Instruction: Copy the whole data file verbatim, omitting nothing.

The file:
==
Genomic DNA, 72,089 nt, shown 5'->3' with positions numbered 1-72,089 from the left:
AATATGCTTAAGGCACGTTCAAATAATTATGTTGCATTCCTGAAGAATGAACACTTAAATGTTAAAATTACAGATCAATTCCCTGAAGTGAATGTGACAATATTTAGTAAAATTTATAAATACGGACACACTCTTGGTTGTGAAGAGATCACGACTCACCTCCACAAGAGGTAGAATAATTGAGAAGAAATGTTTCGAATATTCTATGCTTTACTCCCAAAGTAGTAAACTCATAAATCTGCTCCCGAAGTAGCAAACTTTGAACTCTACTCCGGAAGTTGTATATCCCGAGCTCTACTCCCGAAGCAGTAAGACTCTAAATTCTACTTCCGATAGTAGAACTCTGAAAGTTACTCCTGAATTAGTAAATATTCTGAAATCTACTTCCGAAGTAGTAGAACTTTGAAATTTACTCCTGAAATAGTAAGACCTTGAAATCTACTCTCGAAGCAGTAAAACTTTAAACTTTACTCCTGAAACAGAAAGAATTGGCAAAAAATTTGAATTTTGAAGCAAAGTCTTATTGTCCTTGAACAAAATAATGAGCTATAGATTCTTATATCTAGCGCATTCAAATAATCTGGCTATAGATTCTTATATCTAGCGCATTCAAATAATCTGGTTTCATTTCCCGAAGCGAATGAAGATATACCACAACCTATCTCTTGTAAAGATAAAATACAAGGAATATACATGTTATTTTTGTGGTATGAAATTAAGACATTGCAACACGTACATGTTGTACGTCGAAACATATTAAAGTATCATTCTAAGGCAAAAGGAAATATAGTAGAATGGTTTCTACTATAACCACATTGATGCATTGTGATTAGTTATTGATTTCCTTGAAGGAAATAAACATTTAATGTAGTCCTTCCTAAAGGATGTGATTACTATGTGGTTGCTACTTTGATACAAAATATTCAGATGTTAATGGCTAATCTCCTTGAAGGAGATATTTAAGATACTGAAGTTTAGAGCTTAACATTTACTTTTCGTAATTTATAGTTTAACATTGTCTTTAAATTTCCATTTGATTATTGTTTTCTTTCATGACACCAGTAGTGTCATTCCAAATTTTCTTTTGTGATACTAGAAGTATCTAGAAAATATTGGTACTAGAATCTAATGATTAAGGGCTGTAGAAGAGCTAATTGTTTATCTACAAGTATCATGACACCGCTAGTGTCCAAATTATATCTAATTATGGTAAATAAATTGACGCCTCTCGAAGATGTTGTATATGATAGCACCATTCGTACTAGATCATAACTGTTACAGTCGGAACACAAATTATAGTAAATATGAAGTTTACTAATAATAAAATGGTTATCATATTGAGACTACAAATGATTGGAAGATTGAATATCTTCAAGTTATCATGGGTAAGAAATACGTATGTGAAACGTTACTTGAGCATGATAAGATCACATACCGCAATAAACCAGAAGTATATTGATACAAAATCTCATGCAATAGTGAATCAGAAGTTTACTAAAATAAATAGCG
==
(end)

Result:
Genomic DNA, 72,089 nt, shown 5'->3' with positions numbered 1-72,089 from the left:
AATATGCTTAAGGCACGTTCAAATAATTATGTTGCATTCCTGAAGAATGAACACTTAAATGTTAAAATTACAGATCAATTCCCTGAAGTGAATGTGACAATATTTAGTAAAATTTATAAATACGGACACACTCTTGGTTGTGAAGAGATCACGACTCACCTCCACAAGAGGTAGAATAATTGAGAAGAAATGTTTCGAATATTCTATGCTTTACTCCCAAAGTAGTAAACTCATAAATCTGCTCCCGAAGTAGCAAACTTTGAACTCTACTCCGGAAGTTGTATATCCCGAGCTCTACTCCCGAAGCAGTAAGACTCTAAATTCTACTTCCGATAGTAGAACTCTGAAAGTTACTCCTGAATTAGTAAATATTCTGAAATCTACTTCCGAAGTAGTAGAACTTTGAAATTTACTCCTGAAATAGTAAGACCTTGAAATCTACTCTCGAAGCAGTAAAACTTTAAACTTTACTCCTGAAACAGAAAGAATTGGCAAAAAATTTGAATTTTGAAGCAAAGTCTTATTGTCCTTGAACAAAATAATGAGCTATAGATTCTTATATCTAGCGCATTCAAATAATCTGGCTATAGATTCTTATATCTAGCGCATTCAAATAATCTGGTTTCATTTCCCGAAGCGAATGAAGATATACCACAACCTATCTCTTGTAAAGATAAAATACAAGGAATATACATGTTATTTTTGTGGTATGAAATTAAGACATTGCAACACGTACATGTTGTACGTCGAAACATATTAAAGTATCATTCTAAGGCAAAAGGAAATATAGTAGAATGGTTTCTACTATAACCACATTGATGCATTGTGATTAGTTATTGATTTCCTTGAAGGAAATAAACATTTAATGTAGTCCTTCCTAAAGGATGTGATTACTATGTGGTTGCTACTTTGATACAAAATATTCAGATGTTAATGGCTAATCTCCTTGAAGGAGATATTTAAGATACTGAAGTTTAGAGCTTAACATTTACTTTTCGTAATTTATAGTTTAACATTGTCTTTAAATTTCCATTTGATTATTGTTTTCTTTCATGACACCAGTAGTGTCATTCCAAATTTTCTTTTGTGATACTAGAAGTATCTAGAAAATATTGGTACTAGAATCTAATGATTAAGGGCTGTAGAAGAGCTAATTGTTTATCTACAAGTATCATGACACCGCTAGTGTCCAAATTATATCTAATTATGGTAAATAAATTGACGCCTCTCGAAGATGTTGTATATGATAGCACCATTCGTACTAGATCATAACTGTTACAGTCGGAACACAAATTATAGTAAATATGAAGTTTACTAATAATAAAATGGTTATCATATTGAGACTACAAATGATTGGAAGATTGAATATCTTCAAGTTATCATGGGTAAGAAATACGTATGTGAAACGTTACTTGAGCATGATAAGATCACATACCGCAATAAACCAGAAGTATATTGATACAAAATCTCATGCAATAGTGAATCAGAAGTTTACTAAAATAAATAGCG